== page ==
Hammered Shield Lichen

When you are out skiing, snowshoeing or hiking in the winter, or tramping in the woods in the summer, be on the watch for lichens growing on the trunks or branches of aspen and other deciduous trees, also on the branches of spruce. If you look closely, there are quite a few foliose and crustose species. One of the commonest and most noticeable is Parmelia sulcata, the whitish to mineral gray, foliose lichen in the center of the following image. A foliose lichen has leaf-like thalli that are loosely attached to the substrate.



Lichens are species that are actually made up of two separate species, a fungus and an alga. The fungus makes up the body that we can see but, if you section it and look at the cross section under a compound microscope you will see that, in this case, it encloses single-celled green algae. These belong to the algal genus Trebouxia.

In the close-up image below, you can see that the upper surface and margins of the lobes have numerous ridges and grooves that contain gray, powdery structures. The latter are called soredia and they occur in laminal soralia. The soredia are made up of fungal hyphae and algal cells. When the soredia come loose and are carried by wind they may land on the bark or branch of a tree, lodge there, then grow into what we see as the lichen.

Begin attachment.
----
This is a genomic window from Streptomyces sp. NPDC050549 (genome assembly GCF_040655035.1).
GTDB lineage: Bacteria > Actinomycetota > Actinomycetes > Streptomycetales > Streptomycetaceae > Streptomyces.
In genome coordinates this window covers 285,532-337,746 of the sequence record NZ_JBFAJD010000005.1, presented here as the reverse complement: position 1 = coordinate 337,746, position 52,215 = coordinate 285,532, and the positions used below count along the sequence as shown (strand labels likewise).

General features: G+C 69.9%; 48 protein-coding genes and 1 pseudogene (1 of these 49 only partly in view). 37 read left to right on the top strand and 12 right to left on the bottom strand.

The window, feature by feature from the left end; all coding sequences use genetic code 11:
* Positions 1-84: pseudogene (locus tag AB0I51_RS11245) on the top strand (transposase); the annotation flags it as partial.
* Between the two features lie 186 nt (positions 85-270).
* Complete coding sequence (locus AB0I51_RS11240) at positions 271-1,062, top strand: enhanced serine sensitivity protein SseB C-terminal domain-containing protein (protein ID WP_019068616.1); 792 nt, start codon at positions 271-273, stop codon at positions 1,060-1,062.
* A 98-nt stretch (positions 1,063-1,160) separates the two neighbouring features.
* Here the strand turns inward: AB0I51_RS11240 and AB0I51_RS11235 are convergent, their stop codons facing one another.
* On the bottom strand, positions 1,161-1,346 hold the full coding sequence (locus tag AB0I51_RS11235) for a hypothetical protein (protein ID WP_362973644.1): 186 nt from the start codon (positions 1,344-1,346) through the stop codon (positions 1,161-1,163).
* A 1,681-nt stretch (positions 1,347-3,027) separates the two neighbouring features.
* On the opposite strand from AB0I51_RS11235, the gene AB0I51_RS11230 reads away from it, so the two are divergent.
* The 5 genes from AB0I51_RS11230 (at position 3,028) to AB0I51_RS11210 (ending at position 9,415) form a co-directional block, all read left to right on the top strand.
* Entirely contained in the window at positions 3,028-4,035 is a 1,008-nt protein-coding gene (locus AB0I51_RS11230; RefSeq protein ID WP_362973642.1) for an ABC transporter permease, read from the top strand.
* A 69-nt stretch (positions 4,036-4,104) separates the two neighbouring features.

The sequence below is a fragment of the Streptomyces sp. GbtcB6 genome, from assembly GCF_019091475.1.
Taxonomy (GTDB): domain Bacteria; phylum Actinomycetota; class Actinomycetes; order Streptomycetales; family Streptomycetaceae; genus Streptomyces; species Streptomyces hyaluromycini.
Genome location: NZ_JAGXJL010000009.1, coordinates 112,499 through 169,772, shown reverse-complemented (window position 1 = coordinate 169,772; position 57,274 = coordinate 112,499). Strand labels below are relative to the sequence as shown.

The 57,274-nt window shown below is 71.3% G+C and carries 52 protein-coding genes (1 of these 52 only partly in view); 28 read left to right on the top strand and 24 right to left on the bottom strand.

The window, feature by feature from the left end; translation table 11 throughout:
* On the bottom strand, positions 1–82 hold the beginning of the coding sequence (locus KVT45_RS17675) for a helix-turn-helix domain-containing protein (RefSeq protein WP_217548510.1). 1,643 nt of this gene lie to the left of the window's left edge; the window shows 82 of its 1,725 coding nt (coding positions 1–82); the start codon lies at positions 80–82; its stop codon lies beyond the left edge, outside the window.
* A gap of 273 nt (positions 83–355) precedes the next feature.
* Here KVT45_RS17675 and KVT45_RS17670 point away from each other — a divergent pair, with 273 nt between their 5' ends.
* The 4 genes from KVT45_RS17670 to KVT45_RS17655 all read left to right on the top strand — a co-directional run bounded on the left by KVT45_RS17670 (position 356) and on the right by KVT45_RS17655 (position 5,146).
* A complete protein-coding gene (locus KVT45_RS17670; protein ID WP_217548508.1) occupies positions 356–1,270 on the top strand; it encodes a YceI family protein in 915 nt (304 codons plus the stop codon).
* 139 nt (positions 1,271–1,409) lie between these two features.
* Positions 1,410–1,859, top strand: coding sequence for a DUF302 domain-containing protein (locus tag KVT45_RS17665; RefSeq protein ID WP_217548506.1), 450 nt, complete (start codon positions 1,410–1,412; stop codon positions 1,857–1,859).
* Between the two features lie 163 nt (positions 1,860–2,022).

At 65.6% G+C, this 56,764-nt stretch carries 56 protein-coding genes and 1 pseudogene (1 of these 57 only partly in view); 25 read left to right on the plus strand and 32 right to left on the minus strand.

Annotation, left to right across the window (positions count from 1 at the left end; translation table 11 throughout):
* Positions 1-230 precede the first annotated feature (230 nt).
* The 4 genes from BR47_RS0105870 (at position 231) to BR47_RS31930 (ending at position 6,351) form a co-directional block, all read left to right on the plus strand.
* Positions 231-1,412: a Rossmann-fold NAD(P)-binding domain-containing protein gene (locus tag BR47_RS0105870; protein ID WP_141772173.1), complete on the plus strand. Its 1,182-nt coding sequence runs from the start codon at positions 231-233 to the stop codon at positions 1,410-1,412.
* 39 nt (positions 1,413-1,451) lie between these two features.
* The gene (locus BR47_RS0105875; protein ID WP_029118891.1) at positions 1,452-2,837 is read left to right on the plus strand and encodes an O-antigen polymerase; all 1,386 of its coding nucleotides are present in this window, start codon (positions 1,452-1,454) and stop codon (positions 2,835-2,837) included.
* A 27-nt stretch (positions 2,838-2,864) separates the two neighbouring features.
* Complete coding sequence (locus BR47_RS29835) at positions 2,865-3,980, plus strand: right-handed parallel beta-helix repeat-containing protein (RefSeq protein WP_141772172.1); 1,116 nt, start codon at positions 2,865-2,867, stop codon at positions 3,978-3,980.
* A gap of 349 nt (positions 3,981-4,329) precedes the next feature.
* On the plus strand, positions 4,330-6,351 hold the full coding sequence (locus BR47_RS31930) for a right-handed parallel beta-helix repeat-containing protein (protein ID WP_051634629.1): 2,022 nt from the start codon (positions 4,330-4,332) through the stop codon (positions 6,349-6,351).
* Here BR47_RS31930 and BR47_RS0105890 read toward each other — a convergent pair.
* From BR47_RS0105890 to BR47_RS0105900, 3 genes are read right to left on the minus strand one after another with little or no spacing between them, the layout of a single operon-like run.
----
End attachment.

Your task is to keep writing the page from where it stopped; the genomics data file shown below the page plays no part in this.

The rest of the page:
Image 1

Lichens are not parasites, drawing nutrients from the substrate. Instead, they are simply growing on the bark of the substrate. They absorb moisture from the air like a blotter. They also obtain nutrients from wind-born dust.

Parmelia sulcata is one of our commonest lichens and it is cosmopolitan in distribution. You can read more about the species at

You can find additional images at

This is yet another example of the many fascinating species that we have. We just need to get outside, be observant, and have an inquisitive mind. They also fun to photograph. If you want to see a list of the lichen species found at the J.J. Collett Natural Area, go to checklists on their website –